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The commission, announced by the Centers for Medicare & Medicaid Services in April, was tasked with enhancing strategies for infection control and prevention in facilities. The task force was made up of 25 appointed members, including infectious disease experts and directors of nursing homes. Critics claim it does little to set higher standards.
Opinion writers weigh in on these pandemic issues and others.
The latest Census Bureau report finds the trend of decreased numbers of Americans with health insurance continued for a third year under President Donald Trump’s presidency.
Caseloads rose on average 8.4% through July in 30 states for which researchers have enrollment information. And in 14 states with enrollment data through August, the average is 10%. Other news is on CMS pulling back from a financing proposal, as well.
Congressional Democrats obtained invoices that detail expenses submitted by a consultant for Centers for Medicare and Medicaid Services administrator Seema Verma.
While the coronavirus crisis dominates national attention, 2020 candidates are highlighting broader health care policy messages on the trail and in ads.
Gov. Brian Kemp (R) wants the Trump administration to let him block state residents from using the federal exchange set up under the Affordable Care Act and force Georgians to seek out their own commercial options instead. In other health law news: Texas medical professionals urge the governor to expand Medicaid; and Sen. Cory Gardner (R-Colo.) fails to offer up his promised ACA alternative.
If the proposal is approved, the FDA would clear these devices quickly because they treat an unmet medical need. Other medicare news is on changes Joe Biden wants to make; and Medicaid news is from Colorado and Mississippi, as well.
Facilities face financial penalties if they don’t test staff during an outbreak. The interim regulation is the first time the Centers for Medicare and Medicaid Services has required such testing during the coronavirus pandemic.
In new emergency rules, the Trump administration warned hospitals that it would revoke Medicare and Medicaid dollars if coronavirus patient data and test results are not reported to HHS. The reporting program was previously voluntary.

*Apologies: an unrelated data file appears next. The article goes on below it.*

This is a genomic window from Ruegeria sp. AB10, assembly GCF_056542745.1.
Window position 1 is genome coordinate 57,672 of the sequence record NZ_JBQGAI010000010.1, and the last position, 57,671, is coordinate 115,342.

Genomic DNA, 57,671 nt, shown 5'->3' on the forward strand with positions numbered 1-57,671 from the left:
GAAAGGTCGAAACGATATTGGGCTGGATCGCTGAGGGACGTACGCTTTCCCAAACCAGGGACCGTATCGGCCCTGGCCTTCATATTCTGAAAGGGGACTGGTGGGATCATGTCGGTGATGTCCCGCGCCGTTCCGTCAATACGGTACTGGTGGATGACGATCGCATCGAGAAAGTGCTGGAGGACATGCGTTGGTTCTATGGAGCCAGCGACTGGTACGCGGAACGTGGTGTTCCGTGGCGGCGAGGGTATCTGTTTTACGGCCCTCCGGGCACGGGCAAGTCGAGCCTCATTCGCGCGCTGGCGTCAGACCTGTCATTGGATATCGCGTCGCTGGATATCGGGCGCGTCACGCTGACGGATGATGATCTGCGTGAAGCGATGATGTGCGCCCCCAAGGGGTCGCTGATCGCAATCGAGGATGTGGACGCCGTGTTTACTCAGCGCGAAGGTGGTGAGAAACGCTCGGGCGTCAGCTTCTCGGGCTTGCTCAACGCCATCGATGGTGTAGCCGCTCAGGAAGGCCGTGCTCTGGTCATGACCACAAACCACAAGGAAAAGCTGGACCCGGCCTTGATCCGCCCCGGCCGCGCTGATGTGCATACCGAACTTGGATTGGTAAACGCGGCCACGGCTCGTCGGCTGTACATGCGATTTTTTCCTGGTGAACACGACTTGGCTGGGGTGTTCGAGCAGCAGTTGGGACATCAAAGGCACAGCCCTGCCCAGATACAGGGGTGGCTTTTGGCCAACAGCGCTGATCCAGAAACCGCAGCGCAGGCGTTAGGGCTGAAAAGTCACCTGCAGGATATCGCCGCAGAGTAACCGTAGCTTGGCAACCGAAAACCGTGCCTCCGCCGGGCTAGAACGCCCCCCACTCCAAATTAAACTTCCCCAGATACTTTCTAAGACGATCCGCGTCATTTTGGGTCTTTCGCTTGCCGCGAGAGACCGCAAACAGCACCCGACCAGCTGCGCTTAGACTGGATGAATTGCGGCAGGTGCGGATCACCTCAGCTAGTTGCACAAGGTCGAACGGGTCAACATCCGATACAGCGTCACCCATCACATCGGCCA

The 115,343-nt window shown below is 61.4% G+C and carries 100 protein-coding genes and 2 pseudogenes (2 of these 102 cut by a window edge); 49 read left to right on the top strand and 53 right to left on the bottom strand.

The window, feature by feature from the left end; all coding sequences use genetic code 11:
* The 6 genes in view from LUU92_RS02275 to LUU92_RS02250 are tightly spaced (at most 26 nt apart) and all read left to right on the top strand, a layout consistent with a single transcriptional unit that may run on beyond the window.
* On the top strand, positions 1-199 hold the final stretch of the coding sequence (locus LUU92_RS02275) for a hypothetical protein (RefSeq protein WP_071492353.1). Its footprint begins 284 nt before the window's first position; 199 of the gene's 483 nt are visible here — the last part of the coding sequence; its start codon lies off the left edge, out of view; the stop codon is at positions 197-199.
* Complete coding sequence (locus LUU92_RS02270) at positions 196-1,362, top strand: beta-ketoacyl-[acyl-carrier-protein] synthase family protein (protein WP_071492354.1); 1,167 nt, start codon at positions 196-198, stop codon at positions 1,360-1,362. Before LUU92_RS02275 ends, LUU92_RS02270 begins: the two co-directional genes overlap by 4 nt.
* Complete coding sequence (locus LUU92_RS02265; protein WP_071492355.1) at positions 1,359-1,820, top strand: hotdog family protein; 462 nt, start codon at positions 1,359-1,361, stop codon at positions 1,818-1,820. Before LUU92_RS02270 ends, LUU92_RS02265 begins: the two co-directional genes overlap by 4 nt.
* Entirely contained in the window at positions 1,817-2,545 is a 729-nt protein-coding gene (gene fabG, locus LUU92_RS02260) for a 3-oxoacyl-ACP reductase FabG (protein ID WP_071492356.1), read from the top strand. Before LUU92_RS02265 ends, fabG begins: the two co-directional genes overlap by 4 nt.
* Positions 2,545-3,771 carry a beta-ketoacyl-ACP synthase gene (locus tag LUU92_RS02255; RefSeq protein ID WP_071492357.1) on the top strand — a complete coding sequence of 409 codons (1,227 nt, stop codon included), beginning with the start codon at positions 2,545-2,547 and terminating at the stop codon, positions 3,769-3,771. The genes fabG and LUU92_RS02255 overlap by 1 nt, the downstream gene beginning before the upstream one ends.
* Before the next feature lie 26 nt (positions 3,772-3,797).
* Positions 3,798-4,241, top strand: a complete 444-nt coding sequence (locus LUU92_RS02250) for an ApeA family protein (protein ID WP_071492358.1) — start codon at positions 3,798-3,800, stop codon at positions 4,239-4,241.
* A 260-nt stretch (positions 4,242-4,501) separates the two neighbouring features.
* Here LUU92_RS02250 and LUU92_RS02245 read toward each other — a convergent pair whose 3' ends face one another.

Opinion writers express views on these public health policies and more.
The high court announces it will hear on Nov. 10 arguments in a case challenging the constitutionality of the Affordable Care Act. A decision is expected in June 2021.
Nodding to a hot-button issue at the Democrats’ virtual convention, presidential nominee Joe Biden said he would “provide a Medicare-like option as a public option.” Catch up on Tuesday’s other highlights and a night one fact check.
Opinion writers weigh in on these pandemic topics and others.
Editorial writers focus on these pandemic topics and others.
Opinion writers weigh in on these health care issues and others.
Another ballot measure campaign results in voters again overruling Republican state lawmakers who refused to expand Medicaid as part of the Affordable Care Act. Meanwhile, fewer unemployed have enrolled in Medicaid during the pandemic than expected.
President Donald Trump’s plan to provide nursing homes with a speedy COVID testing machine puts a limit on the number of test kits. Other nursing home news is out of Massachusetts and West Virginia.
Whether Missouri should expand its Medicaid program will be put to voters next Tuesday. In other Medicaid news: Texas extends pandemic flexibility; telehealth users want permanent change; and many doctors support benefits for unemployed.
Also in Medicaid news: Missouri’s upcoming vote on expansion and an interview with Will Lightbourne, head of California’s Department of Health Care Services, which oversees the state’s Medicaid program.